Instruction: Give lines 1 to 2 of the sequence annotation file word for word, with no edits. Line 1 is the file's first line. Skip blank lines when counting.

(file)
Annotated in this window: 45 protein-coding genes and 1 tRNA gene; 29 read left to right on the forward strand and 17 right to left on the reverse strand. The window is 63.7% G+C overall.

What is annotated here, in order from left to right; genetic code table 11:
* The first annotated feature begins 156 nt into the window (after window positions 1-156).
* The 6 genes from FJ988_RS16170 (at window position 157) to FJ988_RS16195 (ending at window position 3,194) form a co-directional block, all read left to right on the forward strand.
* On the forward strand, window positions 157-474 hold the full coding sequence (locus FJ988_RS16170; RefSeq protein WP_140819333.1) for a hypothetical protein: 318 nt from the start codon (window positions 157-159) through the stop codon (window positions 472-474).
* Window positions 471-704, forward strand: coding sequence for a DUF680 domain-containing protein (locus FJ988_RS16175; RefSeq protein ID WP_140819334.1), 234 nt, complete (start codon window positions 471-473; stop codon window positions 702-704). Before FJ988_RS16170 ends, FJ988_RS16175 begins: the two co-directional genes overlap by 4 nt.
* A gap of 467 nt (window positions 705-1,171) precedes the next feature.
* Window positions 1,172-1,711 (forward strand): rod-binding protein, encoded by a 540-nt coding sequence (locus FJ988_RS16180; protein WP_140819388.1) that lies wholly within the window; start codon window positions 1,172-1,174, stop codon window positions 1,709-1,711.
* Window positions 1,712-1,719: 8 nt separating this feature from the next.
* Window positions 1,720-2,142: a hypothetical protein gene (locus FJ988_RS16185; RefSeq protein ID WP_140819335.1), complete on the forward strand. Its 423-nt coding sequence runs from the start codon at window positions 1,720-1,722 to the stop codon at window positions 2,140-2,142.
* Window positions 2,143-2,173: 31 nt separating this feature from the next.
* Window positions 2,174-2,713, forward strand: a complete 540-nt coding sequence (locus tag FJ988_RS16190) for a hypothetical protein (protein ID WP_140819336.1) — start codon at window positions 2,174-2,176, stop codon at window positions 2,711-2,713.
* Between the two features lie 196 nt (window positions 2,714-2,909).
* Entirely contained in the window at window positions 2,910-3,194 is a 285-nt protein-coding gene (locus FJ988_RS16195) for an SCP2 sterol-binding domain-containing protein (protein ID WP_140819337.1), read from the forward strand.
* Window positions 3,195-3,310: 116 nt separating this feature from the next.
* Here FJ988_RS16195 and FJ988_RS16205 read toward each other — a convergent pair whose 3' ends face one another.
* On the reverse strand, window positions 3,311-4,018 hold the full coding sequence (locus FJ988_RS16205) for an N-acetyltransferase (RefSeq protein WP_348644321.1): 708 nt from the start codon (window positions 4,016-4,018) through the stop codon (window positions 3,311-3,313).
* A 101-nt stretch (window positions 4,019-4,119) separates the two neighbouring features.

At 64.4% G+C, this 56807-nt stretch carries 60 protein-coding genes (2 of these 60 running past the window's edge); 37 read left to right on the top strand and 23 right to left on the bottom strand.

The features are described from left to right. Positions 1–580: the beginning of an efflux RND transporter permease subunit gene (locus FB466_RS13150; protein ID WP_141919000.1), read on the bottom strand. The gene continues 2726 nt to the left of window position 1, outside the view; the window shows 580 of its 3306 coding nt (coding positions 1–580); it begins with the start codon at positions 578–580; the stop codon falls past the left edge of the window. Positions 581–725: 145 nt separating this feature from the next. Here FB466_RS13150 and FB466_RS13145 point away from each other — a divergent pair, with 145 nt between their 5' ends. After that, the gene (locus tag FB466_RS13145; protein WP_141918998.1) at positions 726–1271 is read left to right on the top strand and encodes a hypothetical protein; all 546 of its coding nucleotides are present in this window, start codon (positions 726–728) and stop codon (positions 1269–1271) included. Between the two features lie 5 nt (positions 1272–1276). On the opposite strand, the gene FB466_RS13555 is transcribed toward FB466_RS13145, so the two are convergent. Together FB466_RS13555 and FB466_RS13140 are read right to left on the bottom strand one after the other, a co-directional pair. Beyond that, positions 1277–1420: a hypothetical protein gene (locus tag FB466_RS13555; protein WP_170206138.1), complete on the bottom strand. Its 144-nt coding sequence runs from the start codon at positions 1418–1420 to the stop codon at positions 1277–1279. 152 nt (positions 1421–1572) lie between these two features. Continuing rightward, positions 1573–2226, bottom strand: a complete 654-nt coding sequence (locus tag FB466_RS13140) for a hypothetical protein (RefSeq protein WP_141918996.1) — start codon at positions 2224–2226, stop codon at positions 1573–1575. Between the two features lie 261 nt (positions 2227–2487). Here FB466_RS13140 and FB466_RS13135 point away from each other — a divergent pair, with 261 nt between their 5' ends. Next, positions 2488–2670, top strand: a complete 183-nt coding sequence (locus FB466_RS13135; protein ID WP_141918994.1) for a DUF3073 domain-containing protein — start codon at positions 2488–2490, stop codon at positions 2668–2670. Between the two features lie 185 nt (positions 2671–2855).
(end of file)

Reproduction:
Annotated in this window: 45 protein-coding genes and 1 tRNA gene; 29 read left to right on the forward strand and 17 right to left on the reverse strand. The window is 63.7% G+C overall.

What is annotated here, in order from left to right; genetic code table 11: